Oil rose above $109 a barrel on Thursday, rebounding after four days of losses, although a subdued outlook for demand growth and easing supply concerns limited the gains.
U.S. data showing the number of Americans filing new claims for unemployment benefits unexpectedly fell last week, the latest indication of labour market recovery in the top oil consumer, gave oil a lift.
Brent crude for April gained $1.09 to $109.61 by 1307 GMT although Brent for May, which becomes the front-month contract on Friday, was up 55 cents. Brent fell for the last four sessions. U.S. oil fell 8 cents to $92.44.
"The U.S. jobs data is helping, but it looks like a last trading day short-covering move for April Brent," said Tony Machacek, an oil futures broker at Jefferies Bache in London.
Oil has come under pressure this week from a subdued outlook for demand growth in top consumers the United States and China and easing supply concerns. A firm U.S. dollar weighed on prices earlier in Thursday's session.
"It could be related to some buying ahead of the contract expiry," said Carsten Fritsch at Commerzbank of April Brent's gain. "News that South Sudan plans to resume oil production in three weeks' time is weighing on the price of Brent."
Two of the three most closely watched oil forecasters - the International Energy Agency and U.S. government's Energy Information Administration - lowered global oil demand growth forecasts this week. The third, OPEC, flagged downside risks to the outlook.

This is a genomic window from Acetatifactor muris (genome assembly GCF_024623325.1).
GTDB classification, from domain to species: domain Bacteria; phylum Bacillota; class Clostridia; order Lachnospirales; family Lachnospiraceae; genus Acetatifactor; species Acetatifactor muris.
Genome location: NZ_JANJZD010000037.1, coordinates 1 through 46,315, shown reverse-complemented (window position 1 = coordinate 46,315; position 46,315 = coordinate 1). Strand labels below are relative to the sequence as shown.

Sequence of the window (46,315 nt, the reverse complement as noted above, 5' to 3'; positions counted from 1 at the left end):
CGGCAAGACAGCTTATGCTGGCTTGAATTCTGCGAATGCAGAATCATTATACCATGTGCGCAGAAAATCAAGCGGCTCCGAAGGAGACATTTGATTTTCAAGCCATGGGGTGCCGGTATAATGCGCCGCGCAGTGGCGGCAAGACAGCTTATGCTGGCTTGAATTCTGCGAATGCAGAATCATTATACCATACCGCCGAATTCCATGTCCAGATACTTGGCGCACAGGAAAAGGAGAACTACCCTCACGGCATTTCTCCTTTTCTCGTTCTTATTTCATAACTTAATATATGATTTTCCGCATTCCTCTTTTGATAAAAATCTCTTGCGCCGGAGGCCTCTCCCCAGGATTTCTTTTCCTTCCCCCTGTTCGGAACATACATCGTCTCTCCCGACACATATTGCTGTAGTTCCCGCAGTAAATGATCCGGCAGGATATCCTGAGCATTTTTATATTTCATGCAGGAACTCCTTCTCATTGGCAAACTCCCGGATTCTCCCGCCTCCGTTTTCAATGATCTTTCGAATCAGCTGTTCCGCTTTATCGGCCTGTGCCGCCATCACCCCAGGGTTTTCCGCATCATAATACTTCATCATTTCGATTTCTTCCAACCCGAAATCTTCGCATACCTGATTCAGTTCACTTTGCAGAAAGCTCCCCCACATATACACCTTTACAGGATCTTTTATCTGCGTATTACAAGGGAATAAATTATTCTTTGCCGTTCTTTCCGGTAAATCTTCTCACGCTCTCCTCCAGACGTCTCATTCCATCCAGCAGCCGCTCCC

Comments by China's central bank on stabilising inflation expectations reinforced concern it may drop its pro-growth policy before economic expansion gathers full momentum. The remarks pressured most markets in Asia.
Supply concerns have taken a back seat for now.
South Sudan said on Tuesday it would be ready to restart oil production - shut down for more than a year - within three weeks and on Wednesday a U.S. government report said crude stockpiles rose last week.
OPEC production is expected to trend higher as Saudi Arabia adds to supplies. Saudi cut back its output in the last two months of 2012 because of factors including weaker Asian demand and a lower domestic need for crude in power plants.
"These factors will likely reverse heading into the summer," Morgan Stanley said in a report on Thursday. "Coupled with other sources of demand, both seasonal and exogenous, we anticipate demand for Saudi crude will begin to increase in 2Q13 by up to 500,000-700,000 barrels per day."
Oil's gain was limited by a stronger U.S. dollar, which was near a seven-month high against a basket of currencies on Thursday. A stronger dollar can make oil more expensive for other currency holders. (Additional reporting by Manash Goswami and Ramya Venugopal; Editing by Alison Birrane)